- Stephen

I have to agree with Stephen`s comments. Leaving the EU is a constitutional change and requires consent of the people, a referendum. This was done and a pledge to enact was in both Conservative and Labour manifestoes, Sarah obtained our support on this basis. If her conscience does not allow her to honour her contract with us, she should abstain from voting against her Government and resign her seat; anything less would amount to deceit and fraud.
- John

Sarah, yet again I feel compelled to write to you in connection with the elected Government's unfolding plans for Brexit. The draft EU Withdrawal Bill has been carefully formulated to translate fully into UK law EU Directives so that when we finally leave this organisation we can continue to trade on a fair and equitable basis. This should make it easier for our negotiating team to establish a new and long lasting relationship with the EU that includes for example trade, security and defence. It has nothing to do with the role of Parliament after Brexit and it is clearly the case that a substantial number of remain voting ex-MPs in the House of Lords have grossly exceeded their mandate by trying to attach a mandate to the draft EU Withdrawal Bill that would seriously undermine the Government and our negotiating team, if it was accepted by the House of Commons. This amendment CANNOT be allowed to stand as it would be immensely damaging to our country's prospects and in my view it would be a violation of our constitution. Theresa May and our negotiating team will get a new and effective deal covering our future relationship with the EU, but only if she is supported by her own party members, including and especially you. For God's sake give her and our negotiating team some much needed trust in the Commons vote that is coming later today!
- David Hoy

I believe Sarah voted against the Government today. I believe Totnes deserves a candidate they can trust, at the next General Election.
- John

Very disappointed with your inability to support the Government today, as I am sure many others will be. Sadly the logical outcome is that I can no find it in myself to continue my support for you.
- Stephen

You are a traitor. We have known that since your last-minute 'change of heart' on the referendum. So whatever good you do, we will never completely trust you. Theresa is braver, stronger, a more democratic woman, so follow her lead. Help her get us out from under the yoke of the unelected parasites in Brussels. Please.
- Jean, Totnes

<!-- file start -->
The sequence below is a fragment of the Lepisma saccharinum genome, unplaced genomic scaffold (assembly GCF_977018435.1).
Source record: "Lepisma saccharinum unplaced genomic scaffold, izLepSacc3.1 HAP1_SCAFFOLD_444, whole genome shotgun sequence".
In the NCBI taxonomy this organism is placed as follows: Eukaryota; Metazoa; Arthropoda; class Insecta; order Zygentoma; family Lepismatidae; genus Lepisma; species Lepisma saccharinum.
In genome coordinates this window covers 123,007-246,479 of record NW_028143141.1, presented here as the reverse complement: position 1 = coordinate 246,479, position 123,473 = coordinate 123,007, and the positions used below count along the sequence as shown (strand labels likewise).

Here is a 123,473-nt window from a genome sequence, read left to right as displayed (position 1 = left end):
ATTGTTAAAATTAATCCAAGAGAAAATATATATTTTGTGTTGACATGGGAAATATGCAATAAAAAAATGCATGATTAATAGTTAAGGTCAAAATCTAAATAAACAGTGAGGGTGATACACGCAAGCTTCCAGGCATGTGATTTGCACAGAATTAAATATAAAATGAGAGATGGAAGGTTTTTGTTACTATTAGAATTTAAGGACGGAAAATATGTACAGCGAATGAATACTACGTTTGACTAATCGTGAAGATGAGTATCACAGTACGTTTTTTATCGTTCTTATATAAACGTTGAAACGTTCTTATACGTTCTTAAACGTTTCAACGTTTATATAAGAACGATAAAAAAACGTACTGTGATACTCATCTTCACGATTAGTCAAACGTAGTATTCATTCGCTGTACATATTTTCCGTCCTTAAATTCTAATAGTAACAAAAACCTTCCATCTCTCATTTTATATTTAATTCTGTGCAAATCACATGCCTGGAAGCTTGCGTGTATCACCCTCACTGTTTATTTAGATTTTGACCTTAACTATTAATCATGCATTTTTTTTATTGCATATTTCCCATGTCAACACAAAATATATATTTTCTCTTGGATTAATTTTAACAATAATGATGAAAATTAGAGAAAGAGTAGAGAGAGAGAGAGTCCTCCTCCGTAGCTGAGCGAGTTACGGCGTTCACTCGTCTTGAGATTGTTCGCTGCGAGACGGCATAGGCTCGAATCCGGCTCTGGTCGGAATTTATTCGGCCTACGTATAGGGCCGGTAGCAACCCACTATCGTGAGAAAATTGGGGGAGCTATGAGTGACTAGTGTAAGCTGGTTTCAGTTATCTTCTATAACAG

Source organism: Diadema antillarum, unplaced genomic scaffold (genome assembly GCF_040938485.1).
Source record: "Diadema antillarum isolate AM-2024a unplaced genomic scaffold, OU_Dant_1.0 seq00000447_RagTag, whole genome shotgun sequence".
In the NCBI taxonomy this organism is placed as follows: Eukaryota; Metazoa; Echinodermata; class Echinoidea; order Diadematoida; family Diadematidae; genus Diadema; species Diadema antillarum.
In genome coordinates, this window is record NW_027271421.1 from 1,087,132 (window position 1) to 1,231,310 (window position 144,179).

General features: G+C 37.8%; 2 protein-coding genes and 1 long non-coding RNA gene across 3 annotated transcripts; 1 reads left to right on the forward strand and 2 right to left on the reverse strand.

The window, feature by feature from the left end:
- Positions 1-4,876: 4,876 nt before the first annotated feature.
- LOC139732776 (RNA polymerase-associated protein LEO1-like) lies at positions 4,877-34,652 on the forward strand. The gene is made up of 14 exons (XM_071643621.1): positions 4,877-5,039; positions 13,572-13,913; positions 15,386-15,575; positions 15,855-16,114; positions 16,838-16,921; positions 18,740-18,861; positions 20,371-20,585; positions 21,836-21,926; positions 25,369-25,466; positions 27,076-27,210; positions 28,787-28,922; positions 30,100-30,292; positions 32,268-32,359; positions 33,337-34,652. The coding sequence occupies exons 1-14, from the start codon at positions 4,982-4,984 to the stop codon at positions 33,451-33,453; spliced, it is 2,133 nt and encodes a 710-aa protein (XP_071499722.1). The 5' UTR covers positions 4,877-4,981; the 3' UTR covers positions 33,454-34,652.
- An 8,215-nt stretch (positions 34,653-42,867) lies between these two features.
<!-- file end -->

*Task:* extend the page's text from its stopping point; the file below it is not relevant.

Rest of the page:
Sarah, I am in my 70s and do not use twitter - a shallow medium full of ill-considered remarks. Tweets do get picked up by oldies though. Which perhaps means I am allowed some cheapskate replies? One of yours yesterday included this: “The fact is that #Brexit was sold on a false prospectus”. I assume you refer to the £350m a week message on the Boris vote leave bus. Firstly I think there is the usual patronising assumption here that anyone voting leave would take literally what was meant to be a neat and snappy slogan. But since you have got me onto it, what about those infamous parts of the other false prospectus. That on a vote to leave unemployment would rocket; George Osborne’s prediction of a £30bn black hole in public finances; the immediate emergency budget and Alistair Darling’s forecast of one emergency budget after another. This pair unlike Boris you would no doubt say are people of substance? Cheap remarks on twitter and my replies on here are demeaning. Could I suggest we play the ball and not the people.--------- Secondly you say in your recent tweet “As Parliament is not now going to have a meaningful final vote, people should be able to give their own verdict on the deal.” I was at Way with Words last night listening to David Owen who I think was already picking up on your support for a second referendum or something like it. I wish you had heard him – I really do suggest you seek out his wise counsel. Here are his words in a far from adequate nutshell.---------- There have been sharp divisions over Europe amongst senior Labour and Conservatives figures going way back. Nowadays politicians from both parties with metropolitan aspirations, many of whom commute from London in and out of their provincial constituencies, have little real empathy for the problem of local decline. Parliament prior to the EU vote largely supported EU membership, in spite of its adverse effects outside of the greater London area. Its present acceptance of EU withdrawal is therefore grudging. London’s financial dominance has further fuelled in recent decades a side-lining of the declining UK regions. Added to this is the adverse effect of European centrism. All of this has resulted in a divided populace – metropolitan London versus the rest – and an elite with no understanding of the resulting resentment of the centre and a very remote European autocracy. Over many, many years and not just amongst conservatives, the parliamentary process has failed to lance this boil. In the reluctant view of Lord Owen the only way to resolve such an impasse was to hold a referendum. He would not normally advocate such a response but believes there was no alternative as our representative political processes have failed to grasp the depth of alienation from the centre as it has developed over many years. His view is that the decision of the electorate should now be entirely respected, that the matter should now be regarded as settled. His great fear on the other hand is that it is not being respected. More than that attempts to undermine and reverse it will have terrible consequences for democracy in this country.----------- My words no doubt fail to properly summarise what he said but his concern was clear. The current gathering contempt amongst the elite for the democratic outcome of the EU referendum will fatally undermine UK democracy. Sarah, if you have not already done so, you really ought to seek out the advice of Lord Owen. His experience in European and International affairs is unrivalled. He himself has on occasions been a divisive figure but I have always respected him - conservative that I am - as deeply thoughtful, a rigorous thinker. He is an impressive person, please listen to him. Stephen